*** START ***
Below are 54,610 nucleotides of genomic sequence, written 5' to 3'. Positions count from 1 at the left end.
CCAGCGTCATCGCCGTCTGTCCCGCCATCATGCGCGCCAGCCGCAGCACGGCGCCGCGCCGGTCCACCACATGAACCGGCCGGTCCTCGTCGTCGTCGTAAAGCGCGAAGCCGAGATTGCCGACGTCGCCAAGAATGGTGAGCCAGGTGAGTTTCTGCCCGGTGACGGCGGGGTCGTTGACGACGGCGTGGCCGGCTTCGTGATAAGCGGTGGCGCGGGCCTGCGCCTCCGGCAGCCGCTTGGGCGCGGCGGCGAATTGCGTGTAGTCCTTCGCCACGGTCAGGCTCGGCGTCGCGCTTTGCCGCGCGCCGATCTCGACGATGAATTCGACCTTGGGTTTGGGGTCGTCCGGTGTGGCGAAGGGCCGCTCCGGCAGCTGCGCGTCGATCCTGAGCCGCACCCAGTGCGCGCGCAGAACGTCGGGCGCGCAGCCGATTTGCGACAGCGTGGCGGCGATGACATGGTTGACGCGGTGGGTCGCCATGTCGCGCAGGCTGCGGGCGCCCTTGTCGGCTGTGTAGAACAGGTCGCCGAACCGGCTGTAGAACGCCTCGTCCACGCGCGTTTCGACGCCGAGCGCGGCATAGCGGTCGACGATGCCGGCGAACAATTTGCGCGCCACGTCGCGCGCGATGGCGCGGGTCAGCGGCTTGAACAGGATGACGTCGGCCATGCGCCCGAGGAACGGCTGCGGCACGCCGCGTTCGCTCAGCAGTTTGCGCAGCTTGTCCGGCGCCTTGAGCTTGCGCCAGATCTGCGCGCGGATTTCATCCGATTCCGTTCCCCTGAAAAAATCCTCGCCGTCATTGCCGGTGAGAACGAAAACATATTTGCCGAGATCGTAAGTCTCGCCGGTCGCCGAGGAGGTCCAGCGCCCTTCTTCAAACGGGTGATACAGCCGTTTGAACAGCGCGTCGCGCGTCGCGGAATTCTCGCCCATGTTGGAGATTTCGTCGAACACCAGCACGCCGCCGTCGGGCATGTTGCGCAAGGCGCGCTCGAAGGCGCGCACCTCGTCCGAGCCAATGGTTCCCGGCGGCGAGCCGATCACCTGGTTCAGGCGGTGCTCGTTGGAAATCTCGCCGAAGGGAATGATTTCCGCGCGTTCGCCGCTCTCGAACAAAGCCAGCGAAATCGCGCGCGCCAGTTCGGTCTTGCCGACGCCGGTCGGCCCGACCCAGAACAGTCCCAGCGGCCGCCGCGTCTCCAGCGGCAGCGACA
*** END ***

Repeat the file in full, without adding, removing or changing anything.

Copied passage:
Below are 54,610 nucleotides of genomic sequence, written 5' to 3'. Positions count from 1 at the left end.
CCAGCGTCATCGCCGTCTGTCCCGCCATCATGCGCGCCAGCCGCAGCACGGCGCCGCGCCGGTCCACCACATGAACCGGCCGGTCCTCGTCGTCGTCGTAAAGCGCGAAGCCGAGATTGCCGACGTCGCCAAGAATGGTGAGCCAGGTGAGTTTCTGCCCGGTGACGGCGGGGTCGTTGACGACGGCGTGGCCGGCTTCGTGATAAGCGGTGGCGCGGGCCTGCGCCTCCGGCAGCCGCTTGGGCGCGGCGGCGAATTGCGTGTAGTCCTTCGCCACGGTCAGGCTCGGCGTCGCGCTTTGCCGCGCGCCGATCTCGACGATGAATTCGACCTTGGGTTTGGGGTCGTCCGGTGTGGCGAAGGGCCGCTCCGGCAGCTGCGCGTCGATCCTGAGCCGCACCCAGTGCGCGCGCAGAACGTCGGGCGCGCAGCCGATTTGCGACAGCGTGGCGGCGATGACATGGTTGACGCGGTGGGTCGCCATGTCGCGCAGGCTGCGGGCGCCCTTGTCGGCTGTGTAGAACAGGTCGCCGAACCGGCTGTAGAACGCCTCGTCCACGCGCGTTTCGACGCCGAGCGCGGCATAGCGGTCGACGATGCCGGCGAACAATTTGCGCGCCACGTCGCGCGCGATGGCGCGGGTCAGCGGCTTGAACAGGATGACGTCGGCCATGCGCCCGAGGAACGGCTGCGGCACGCCGCGTTCGCTCAGCAGTTTGCGCAGCTTGTCCGGCGCCTTGAGCTTGCGCCAGATCTGCGCGCGGATTTCATCCGATTCCGTTCCCCTGAAAAAATCCTCGCCGTCATTGCCGGTGAGAACGAAAACATATTTGCCGAGATCGTAAGTCTCGCCGGTCGCCGAGGAGGTCCAGCGCCCTTCTTCAAACGGGTGATACAGCCGTTTGAACAGCGCGTCGCGCGTCGCGGAATTCTCGCCCATGTTGGAGATTTCGTCGAACACCAGCACGCCGCCGTCGGGCATGTTGCGCAAGGCGCGCTCGAAGGCGCGCACCTCGTCCGAGCCAATGGTTCCCGGCGGCGAGCCGATCACCTGGTTCAGGCGGTGCTCGTTGGAAATCTCGCCGAAGGGAATGATTTCCGCGCGTTCGCCGCTCTCGAACAAAGCCAGCGAAATCGCGCGCGCCAGTTCGGTCTTGCCGACGCCGGTCGGCCCGACCCAGAACAGTCCCAGCGGCCGCCGCGTCTCCAGCGGCAGCGACA